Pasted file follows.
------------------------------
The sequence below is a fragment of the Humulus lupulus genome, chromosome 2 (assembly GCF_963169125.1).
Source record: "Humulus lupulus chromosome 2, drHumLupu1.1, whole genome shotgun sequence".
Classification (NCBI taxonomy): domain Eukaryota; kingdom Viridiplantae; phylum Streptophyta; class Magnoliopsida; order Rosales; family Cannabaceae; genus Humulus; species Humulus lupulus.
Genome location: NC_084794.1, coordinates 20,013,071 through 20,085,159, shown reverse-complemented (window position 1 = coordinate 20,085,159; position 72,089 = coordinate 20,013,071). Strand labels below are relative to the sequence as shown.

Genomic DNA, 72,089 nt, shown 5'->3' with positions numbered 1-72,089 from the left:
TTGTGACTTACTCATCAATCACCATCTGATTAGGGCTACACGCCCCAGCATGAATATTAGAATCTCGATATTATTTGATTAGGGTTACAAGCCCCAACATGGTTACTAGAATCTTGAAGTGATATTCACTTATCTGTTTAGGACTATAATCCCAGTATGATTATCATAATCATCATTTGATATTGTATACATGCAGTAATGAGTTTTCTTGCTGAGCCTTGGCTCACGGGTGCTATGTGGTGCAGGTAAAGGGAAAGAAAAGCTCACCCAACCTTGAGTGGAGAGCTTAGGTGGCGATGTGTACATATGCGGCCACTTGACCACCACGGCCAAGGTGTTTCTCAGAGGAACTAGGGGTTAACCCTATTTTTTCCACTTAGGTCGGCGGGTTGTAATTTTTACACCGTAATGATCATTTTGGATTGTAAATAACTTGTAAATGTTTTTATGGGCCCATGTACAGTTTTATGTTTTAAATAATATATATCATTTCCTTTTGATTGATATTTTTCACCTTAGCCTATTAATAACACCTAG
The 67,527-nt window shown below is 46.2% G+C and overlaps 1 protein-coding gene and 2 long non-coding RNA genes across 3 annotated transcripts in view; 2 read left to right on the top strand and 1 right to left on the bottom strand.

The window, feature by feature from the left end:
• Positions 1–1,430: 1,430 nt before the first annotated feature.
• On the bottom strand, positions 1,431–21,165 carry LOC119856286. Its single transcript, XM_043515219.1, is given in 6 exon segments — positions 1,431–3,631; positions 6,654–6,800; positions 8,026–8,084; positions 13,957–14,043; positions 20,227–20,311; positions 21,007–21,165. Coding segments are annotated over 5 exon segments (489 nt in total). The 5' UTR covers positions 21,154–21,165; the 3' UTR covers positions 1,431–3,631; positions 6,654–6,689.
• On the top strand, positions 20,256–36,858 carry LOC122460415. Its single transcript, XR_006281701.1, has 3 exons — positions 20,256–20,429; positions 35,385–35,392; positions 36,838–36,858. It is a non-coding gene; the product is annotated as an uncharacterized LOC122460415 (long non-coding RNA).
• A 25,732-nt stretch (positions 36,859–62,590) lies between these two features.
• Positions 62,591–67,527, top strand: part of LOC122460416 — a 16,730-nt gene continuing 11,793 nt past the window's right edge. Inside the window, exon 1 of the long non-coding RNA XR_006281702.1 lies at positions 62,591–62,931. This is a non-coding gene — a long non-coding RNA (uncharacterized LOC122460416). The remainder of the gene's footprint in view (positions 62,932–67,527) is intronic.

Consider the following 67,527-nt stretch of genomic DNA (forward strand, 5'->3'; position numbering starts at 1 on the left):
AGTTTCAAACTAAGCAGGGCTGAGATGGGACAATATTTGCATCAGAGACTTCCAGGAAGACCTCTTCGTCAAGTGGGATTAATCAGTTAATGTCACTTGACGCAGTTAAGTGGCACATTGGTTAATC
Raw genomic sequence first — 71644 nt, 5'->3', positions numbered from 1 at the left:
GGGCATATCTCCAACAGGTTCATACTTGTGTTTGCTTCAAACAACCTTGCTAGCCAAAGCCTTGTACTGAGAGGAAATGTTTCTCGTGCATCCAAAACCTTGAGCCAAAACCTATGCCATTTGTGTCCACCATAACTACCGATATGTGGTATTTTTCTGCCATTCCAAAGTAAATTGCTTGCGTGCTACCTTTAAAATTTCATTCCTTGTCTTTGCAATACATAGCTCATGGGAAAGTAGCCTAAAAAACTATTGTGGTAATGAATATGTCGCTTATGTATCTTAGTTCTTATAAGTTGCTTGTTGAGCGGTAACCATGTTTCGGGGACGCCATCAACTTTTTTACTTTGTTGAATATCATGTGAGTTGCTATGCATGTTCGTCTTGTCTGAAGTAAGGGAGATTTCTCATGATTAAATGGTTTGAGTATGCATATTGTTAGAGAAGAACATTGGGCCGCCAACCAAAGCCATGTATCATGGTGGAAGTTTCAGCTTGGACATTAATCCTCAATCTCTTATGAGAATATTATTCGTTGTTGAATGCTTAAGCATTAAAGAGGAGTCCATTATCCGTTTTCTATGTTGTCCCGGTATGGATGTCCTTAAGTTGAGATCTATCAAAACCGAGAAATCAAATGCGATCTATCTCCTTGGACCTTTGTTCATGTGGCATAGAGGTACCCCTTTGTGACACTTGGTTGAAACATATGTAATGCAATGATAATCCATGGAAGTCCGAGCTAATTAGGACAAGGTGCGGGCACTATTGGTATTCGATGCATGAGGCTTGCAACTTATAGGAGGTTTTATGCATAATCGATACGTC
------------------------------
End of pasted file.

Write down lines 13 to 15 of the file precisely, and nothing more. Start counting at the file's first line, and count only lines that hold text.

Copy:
• Positions 62,591–67,527, top strand: part of LOC122460416 — a 16,730-nt gene continuing 11,793 nt past the window's right edge. Inside the window, exon 1 of the long non-coding RNA XR_006281702.1 lies at positions 62,591–62,931. This is a non-coding gene — a long non-coding RNA (uncharacterized LOC122460416). The remainder of the gene's footprint in view (positions 62,932–67,527) is intronic.

Consider the following 67,527-nt stretch of genomic DNA (forward strand, 5'->3'; position numbering starts at 1 on the left):
AGTTTCAAACTAAGCAGGGCTGAGATGGGACAATATTTGCATCAGAGACTTCCAGGAAGACCTCTTCGTCAAGTGGGATTAATCAGTTAATGTCACTTGACGCAGTTAAGTGGCACATTGGTTAATC